Encountering the people featured in a 25-year-old book that details the life and time of two of the remotest villages of Nepal All pics by Wagle. More pics will be added tomorrow

Pema Bhutti

Pema Bhutti with the book published 25 years ago that features her on the cover

On a recent afternoon Pema Bhutti, with her husband on the front, was having rice with yak milk on a ceramic plate in a kitchen cum chat room that could be reached via a single and slender wooden ladder that begins from the top of the stony building. Behind her on the wooden furniture, steel utensils and the colorful thermos containing briny tea are placed carefully. The mild fire burning in the ageno between them is preventing the cold that is trying to get intensified at the beginning of October. Continue reading Changing Life Of A Nepali Village: Story from Nar

Maoists Deusi-Bhailo and Other Tihar Images of Kathmandu

For Maoists, Deusi-Bhailo meant: 1) making their presence felt in the city, 2) Creating awareness about republic Nepal, and 3) Raising money!

Tihar bhai tika

By Dinesh Wagle
All pics by Wagle

Deusi- and Bhailo-wise speaking, Maoists were one of the major attractions in this year’s Tihar. Last year, traditional Bhailo and Deusi songs were replaced by anti-autocracy and pro-democracy messages where as this year people, especially the Maoists, ended their deusi-bhailo songs with this wish (sing in fast pace bhaili rhythm):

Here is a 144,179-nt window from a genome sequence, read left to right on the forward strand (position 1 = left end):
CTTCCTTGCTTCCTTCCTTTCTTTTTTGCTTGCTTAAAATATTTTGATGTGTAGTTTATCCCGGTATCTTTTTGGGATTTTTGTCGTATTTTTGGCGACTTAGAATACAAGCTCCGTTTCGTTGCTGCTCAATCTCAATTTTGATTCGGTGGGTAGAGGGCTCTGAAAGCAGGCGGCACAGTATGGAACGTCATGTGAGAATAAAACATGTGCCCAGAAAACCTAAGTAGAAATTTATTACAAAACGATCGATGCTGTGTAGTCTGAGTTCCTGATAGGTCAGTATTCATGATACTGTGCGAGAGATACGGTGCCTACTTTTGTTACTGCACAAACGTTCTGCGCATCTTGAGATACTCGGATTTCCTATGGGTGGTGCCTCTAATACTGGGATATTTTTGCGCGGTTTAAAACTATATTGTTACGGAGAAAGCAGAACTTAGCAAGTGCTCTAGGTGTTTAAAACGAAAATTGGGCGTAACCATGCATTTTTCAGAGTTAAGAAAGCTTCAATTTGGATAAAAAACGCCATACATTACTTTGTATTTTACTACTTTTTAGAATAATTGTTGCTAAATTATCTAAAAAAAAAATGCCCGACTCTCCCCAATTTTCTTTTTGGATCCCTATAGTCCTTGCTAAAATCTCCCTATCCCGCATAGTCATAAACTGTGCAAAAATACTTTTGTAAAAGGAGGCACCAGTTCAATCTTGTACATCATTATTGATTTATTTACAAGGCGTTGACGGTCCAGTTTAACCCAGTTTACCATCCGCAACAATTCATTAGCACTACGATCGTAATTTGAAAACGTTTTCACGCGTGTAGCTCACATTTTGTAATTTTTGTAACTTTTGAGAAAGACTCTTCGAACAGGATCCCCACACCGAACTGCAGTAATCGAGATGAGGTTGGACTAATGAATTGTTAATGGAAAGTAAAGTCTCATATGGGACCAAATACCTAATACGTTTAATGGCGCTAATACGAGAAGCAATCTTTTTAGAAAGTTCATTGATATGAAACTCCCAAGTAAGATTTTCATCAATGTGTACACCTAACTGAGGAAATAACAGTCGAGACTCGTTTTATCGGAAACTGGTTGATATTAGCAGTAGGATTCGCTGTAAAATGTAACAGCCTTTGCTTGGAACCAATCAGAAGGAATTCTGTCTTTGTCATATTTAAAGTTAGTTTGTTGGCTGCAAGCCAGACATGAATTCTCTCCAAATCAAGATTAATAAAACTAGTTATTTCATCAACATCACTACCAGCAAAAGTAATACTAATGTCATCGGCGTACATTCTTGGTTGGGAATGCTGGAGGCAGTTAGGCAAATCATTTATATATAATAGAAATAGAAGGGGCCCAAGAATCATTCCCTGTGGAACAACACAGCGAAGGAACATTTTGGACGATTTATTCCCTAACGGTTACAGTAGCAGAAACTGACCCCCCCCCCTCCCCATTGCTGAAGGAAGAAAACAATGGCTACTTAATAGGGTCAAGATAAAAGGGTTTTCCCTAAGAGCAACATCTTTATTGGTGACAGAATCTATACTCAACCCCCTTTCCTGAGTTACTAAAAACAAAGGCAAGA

Aagau aaula, deusi gaula, sarangi retaula
Ganatantra Nepal ma pheri bhetula

[We will come next year to see you again in republic Nepal and sing deusi songs and play sarangi]

Maoist Deusi Bhailo

Dance, comrade dance, in the tunes of madala and deusi songs, not the guns. Continue reading Maoists Deusi-Bhailo and Other Tihar Images of Kathmandu

Democracy Effect: Smiling Face of Thamel

An emotional blog: Tourists are coming, economing is about to boom! Thank you Democracy!

By Dinesh Wagle
Wagle Street Journal